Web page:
The Healthy Mind Platter

Recently, the USA Department of Agriculture (USDA)  replaced its long-held food pyramid with a "choose my plate" pictorial expression of a plate of food groups to demonstrate what a daily diet ideally would consist of to assist people to reach and maintain optimal physical health. Dr Dan Segal and his mate Dan Rock got to thinking.... What would be the equivalent of a recommended daily diet for a healthy mind?  They came us with the concept of The Health Mind Platter.

Segal and Rock argue that seven daily essential mental activities (not necessarily required in equal proportions) are required in order to optimise brain matter and create well-being. In their own words, they describe each as follows ...

Focus Time
When we closely focus on tasks in a goal-oriented way, we take on challenges that make deep connections in the brain.

Play Time
When we allow ourselves to be spontaneous or creative, playfully enjoying novel experiences, we help make new connections in the brain.

Connecting Time
When we connect with other people, ideally in person, and when we take time to appreciate our connection to the natural world around us, we activate and reinforce the brain's relational circuitry.

Physical Time 
When we move our bodies, especially aerobically, we strengthen the brain in many ways.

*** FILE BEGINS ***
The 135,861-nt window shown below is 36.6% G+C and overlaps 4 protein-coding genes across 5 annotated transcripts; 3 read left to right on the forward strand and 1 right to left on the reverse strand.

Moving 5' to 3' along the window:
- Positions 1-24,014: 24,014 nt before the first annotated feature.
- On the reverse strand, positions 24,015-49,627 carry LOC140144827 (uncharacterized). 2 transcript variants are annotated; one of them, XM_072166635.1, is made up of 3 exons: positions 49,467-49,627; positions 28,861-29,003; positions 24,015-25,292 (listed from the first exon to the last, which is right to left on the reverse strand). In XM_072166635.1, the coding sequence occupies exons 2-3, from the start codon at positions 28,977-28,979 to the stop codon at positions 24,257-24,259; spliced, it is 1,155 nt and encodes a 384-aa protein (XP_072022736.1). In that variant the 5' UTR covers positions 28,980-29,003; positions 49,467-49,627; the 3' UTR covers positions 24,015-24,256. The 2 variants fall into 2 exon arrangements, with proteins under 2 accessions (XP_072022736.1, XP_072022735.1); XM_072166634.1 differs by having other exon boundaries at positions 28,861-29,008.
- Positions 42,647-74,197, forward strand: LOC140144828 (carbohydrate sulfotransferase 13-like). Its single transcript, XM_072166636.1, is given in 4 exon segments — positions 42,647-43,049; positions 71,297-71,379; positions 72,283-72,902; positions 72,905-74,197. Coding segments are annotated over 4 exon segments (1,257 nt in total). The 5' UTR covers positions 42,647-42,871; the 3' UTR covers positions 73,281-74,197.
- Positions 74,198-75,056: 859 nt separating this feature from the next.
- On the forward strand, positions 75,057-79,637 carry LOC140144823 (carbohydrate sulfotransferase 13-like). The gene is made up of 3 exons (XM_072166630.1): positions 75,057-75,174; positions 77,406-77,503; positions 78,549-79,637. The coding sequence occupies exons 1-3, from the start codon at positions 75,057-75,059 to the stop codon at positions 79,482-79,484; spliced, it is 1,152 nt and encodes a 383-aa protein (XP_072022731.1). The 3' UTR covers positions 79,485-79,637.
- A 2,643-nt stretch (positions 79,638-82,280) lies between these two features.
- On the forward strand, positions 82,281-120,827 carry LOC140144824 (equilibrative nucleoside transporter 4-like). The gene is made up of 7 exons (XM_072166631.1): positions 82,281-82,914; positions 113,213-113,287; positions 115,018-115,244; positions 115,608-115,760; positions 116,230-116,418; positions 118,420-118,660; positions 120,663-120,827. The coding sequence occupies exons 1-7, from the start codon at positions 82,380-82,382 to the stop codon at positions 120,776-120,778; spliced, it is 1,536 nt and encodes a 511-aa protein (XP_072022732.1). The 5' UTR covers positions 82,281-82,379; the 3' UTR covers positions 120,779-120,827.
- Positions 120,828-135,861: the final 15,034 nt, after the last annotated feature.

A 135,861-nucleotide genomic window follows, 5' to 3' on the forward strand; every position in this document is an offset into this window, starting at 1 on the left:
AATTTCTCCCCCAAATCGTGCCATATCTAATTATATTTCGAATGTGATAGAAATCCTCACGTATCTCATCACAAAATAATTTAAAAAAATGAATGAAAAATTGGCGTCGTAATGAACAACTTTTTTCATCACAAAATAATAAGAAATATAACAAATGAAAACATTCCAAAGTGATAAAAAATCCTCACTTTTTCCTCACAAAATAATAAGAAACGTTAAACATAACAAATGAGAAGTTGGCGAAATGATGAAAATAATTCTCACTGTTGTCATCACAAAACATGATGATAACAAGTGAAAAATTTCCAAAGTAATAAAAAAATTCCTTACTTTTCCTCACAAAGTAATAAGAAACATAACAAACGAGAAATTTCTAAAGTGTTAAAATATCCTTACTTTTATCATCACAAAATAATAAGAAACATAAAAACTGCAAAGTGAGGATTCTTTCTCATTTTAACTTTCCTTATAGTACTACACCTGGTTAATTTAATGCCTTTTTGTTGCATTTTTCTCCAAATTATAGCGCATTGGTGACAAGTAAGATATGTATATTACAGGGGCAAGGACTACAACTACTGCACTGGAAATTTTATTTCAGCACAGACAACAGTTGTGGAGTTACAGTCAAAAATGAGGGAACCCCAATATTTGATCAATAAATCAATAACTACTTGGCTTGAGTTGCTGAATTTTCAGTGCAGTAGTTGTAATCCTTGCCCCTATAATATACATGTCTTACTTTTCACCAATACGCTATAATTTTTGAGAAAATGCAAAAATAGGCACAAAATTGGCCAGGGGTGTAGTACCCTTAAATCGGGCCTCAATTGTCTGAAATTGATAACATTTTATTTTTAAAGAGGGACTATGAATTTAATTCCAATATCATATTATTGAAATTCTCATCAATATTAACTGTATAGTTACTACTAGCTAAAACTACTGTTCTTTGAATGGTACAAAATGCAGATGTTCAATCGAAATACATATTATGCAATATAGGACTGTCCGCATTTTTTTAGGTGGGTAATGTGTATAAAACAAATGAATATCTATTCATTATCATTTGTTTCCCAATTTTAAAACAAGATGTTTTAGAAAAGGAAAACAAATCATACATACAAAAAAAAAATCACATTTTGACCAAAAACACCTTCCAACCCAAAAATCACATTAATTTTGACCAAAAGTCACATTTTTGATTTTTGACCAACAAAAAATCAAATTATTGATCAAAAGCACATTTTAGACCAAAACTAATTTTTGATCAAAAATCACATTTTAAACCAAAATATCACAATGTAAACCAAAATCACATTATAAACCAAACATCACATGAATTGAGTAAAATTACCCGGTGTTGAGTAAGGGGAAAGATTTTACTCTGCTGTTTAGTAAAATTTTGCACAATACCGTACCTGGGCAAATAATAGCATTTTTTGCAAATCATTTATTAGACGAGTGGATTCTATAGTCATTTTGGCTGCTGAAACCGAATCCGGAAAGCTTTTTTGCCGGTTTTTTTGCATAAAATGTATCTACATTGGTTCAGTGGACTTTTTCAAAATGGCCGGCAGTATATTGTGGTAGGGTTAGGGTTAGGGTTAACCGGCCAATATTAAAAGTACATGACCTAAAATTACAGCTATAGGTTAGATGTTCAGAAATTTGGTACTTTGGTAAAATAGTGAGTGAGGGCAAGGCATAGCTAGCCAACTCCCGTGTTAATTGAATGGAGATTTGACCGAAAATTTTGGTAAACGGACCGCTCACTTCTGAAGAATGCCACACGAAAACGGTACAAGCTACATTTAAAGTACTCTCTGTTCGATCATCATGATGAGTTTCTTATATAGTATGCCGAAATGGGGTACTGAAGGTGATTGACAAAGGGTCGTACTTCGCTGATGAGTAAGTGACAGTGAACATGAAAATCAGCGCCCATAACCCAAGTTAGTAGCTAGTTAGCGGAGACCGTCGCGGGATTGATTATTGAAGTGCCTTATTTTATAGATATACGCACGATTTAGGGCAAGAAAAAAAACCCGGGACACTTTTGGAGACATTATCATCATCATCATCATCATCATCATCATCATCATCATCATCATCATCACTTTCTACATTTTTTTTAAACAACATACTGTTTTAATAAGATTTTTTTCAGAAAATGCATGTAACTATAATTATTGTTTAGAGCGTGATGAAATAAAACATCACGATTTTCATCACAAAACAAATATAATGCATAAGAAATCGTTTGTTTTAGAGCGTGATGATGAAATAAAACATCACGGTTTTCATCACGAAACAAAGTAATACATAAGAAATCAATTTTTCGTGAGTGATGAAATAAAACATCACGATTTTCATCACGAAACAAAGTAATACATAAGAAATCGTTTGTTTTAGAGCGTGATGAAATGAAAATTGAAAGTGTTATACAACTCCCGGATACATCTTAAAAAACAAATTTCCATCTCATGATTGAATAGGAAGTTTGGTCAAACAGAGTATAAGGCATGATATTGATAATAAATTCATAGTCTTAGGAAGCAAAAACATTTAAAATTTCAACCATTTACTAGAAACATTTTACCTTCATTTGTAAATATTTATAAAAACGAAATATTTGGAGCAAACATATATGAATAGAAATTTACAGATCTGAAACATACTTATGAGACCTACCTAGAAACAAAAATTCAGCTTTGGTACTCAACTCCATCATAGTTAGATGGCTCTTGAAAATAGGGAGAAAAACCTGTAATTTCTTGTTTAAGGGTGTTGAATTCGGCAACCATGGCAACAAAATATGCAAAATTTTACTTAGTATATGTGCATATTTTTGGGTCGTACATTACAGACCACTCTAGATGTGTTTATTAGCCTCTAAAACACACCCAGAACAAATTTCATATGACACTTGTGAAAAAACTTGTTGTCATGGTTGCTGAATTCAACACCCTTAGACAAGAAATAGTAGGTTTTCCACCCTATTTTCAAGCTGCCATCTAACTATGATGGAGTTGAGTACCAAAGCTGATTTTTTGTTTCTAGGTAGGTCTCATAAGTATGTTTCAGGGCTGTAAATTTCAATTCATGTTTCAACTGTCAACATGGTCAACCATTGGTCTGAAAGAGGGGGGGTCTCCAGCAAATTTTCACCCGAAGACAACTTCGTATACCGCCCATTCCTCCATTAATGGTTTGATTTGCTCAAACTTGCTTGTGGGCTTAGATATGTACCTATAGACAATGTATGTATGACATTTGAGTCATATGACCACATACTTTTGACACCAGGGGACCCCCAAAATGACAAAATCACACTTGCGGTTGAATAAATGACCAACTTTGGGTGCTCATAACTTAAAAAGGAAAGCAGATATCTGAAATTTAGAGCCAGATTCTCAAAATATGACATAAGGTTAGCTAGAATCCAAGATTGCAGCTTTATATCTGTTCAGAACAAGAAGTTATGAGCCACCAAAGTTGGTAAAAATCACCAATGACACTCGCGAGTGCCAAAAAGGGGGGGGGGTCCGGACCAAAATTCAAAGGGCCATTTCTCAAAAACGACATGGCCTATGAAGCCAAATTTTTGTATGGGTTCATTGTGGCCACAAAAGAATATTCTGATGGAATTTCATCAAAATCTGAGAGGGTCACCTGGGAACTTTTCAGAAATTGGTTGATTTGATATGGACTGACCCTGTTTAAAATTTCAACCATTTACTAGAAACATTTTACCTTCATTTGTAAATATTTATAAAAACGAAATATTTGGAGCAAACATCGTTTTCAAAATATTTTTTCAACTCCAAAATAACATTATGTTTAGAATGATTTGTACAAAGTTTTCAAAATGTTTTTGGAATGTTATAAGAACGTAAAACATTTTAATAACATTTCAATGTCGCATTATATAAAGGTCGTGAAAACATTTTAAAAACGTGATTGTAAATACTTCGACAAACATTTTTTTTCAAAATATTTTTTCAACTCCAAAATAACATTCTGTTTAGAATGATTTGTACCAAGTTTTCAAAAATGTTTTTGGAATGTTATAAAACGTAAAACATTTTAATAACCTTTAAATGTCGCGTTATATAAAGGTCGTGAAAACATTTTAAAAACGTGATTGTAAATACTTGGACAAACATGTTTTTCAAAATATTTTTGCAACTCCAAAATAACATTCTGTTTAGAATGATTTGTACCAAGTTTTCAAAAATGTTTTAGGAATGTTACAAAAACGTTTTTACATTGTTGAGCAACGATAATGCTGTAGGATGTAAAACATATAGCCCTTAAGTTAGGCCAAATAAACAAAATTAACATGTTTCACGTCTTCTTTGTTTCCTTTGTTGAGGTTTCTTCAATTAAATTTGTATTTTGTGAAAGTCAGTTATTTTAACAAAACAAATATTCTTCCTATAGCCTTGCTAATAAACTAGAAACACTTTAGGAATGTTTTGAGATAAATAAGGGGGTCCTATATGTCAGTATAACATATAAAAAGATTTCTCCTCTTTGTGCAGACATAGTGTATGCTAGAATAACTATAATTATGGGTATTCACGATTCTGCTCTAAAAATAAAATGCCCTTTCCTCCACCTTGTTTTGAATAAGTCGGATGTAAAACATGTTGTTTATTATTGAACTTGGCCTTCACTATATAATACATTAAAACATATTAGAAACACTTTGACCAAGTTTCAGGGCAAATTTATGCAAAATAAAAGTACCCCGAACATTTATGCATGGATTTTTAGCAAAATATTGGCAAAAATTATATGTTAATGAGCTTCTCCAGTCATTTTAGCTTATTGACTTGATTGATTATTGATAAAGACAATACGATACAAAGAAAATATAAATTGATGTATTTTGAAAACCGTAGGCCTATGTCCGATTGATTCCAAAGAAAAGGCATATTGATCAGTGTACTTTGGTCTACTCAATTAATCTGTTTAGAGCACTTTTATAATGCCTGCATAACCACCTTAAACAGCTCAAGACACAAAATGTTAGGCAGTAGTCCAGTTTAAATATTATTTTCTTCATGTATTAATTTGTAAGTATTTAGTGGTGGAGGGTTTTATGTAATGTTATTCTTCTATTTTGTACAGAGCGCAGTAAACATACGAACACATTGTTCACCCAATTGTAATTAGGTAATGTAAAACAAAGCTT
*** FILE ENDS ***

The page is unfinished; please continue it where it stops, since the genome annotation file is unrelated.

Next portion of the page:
Time In
When we quietly reflect internally, focusing on sensations, images, feelings and thoughts, we help to better integrate the brain.

Down Time
When we are non-focused, without any specific goal, and let our mind wander or simply relax, we help the brain recharge.

Sleep Time
When we give the brain the rest it needs, we consolidate learning and recover from the experiences of the day.

It seems for a normal healthy person, this balance is not difficult to achieve.  How do you compare?

A knife-free guide to anti-ageing

beauty is skin deep - especially when you have to stay in the work place much longer than you planned to 

Ask anyone if they've had cosmetic surgery, or even if they've contemplated a nip or tuck, and you will rarely get a truthful response. Hence the popularity of plastic-fantastic surgery in Australia is difficult to gauge.

However, according to figures from the Cosmetic Physicians Society of Australia, some $300 million is spent annually on anti-ageing options, with the boom categories being the minimally invasive cosmetic procedures: Botox injections, laser therapy, microdermabrasion and the like.